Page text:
Tuesday, August 13, 2013

Out of the jungle...

...and into another.  Another jungle that is, except this one is paved with concrete and displays billboards at every intersection.  You see, the junlge, the real jungles of the Amazon, are what one might imagine when thinking about jungle life.  Having spent years traveling into the rainforest of Ecuador, I am keenly aware of jungle life.  And while I think many of us think of the jungle as a difficult place to exist, I now tend to think that the jungles of civilization are far more difficult.  Sure, it is indeed a hard life in the real jungles of the Amazon, the least of which require bathing in rivers, eating very strange foods, sleeping on hard floors and trekking through slippery paths that are lined with animals and snakes (and I still, after over 25 years of doing travel and research in the Ecuadorian Amazon, have never conquered my own fear of snakes!).  Go figure, yet I remain committed to returning to a place that, while steeped in daily obstacles of survival, are also steeped in traditions that draw a person back year after year trying to better understand and grasp the very nature of life in such a remote location.

For me, the real struggle of travel within the rainforest is realized more and more as I age.  It is far more difficult to trek up slippery slopes, sleep on those hard floors, and swat away mosquitos at an alarming rate now than it was 20 years ago (and did I mention the snakes!?)...or at least I keep telling myself that.  I am not as flexible as i once was, and each year I tell myself why am I doing this since it seems to be harder and harder, at least physically.  Yet here I am, having just returned from yet another adventure in the Ecuadorian Amazon region, feeling a bit stiff and sore, thinking again of another trip down the road. Am I nuts!?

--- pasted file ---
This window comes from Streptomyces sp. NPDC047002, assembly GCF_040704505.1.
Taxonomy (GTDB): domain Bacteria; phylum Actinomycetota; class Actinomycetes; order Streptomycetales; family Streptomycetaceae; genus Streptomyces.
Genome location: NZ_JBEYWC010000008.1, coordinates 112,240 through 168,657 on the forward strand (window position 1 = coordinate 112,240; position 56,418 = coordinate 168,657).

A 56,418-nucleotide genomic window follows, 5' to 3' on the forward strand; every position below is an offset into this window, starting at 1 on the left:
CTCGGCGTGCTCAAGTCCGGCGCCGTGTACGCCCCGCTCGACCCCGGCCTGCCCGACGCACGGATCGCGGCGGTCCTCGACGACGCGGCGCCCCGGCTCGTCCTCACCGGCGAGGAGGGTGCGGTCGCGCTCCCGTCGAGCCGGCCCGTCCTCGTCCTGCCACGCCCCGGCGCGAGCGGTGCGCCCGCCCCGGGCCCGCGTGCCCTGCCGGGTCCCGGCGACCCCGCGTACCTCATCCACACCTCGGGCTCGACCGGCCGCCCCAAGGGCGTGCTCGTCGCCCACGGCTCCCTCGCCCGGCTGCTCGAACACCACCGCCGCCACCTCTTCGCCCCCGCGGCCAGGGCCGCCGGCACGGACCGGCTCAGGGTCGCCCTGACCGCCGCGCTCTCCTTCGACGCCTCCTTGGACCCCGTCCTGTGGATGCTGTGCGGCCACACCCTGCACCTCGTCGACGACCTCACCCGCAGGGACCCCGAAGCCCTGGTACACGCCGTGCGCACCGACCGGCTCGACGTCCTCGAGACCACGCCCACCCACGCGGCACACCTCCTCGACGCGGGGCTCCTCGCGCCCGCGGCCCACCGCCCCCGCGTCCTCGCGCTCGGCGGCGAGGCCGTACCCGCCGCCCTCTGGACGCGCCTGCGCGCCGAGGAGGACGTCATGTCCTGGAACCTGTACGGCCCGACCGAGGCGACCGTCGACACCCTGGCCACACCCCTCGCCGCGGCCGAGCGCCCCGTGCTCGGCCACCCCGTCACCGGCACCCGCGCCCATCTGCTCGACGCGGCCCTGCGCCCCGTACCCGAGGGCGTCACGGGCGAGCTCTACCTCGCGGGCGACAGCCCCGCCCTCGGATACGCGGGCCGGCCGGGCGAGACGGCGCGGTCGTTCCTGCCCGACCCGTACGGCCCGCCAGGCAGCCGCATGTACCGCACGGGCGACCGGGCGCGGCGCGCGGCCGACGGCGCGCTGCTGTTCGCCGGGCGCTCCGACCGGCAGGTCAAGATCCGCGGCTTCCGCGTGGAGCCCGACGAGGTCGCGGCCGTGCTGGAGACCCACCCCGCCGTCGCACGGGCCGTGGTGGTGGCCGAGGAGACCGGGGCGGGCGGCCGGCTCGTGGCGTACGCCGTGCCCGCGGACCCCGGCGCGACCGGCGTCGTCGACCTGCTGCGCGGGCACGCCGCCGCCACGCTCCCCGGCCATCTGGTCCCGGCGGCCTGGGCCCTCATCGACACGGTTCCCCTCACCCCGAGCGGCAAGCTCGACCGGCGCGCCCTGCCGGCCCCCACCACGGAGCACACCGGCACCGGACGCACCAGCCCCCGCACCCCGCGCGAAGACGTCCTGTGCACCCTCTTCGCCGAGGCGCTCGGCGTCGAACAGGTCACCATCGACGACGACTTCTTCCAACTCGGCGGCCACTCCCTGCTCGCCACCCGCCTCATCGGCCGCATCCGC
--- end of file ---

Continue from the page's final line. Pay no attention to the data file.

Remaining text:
Well, maybe the secret is not my inability to realize I am aging and this stuff is getting harder, but more so my ability to realize what I am seeing and experiencing.  Making indigenous friends along the way, working with women potters who are in their 80's and still creating pieces that speak to a social and mythological consciousness, and feeling truly alive, something that comes only by living on life's edge, is what seems to provide the fuel to keep me returning. It is indeed a jungle out there, and while it is a very different type of jungle than what I see back home, it is still a place that allows me to keep learning about people, their daily lives and values, and the work they produce that helps define a type of cultural ethos we (artists at least) long to find in our own creative work.  So yes, I am indeed getting older, but the traditions I see in the Amazon jungle are older still, and ones that existed long before I arrived and serve to help me better understand my own place in the world.  For that, and the many indigenous friends I have made along the way, I am grateful.  And with that, I am sure to find more reasons to return.  But still, those snakes...!

For a recent look at an article in Studio Potter magazine (titled 'Preserving Culture...') on our work in the Amazon, go to:  http://issuu.com/studiopotter/docs/sp41_2web_32bf155af6b14e

Kichwa potter Rebecca Gualinga
in the village of Sarayacu

painting a mucawa

sleeping quarters

Cup of the day-101...

Chandra DeBuse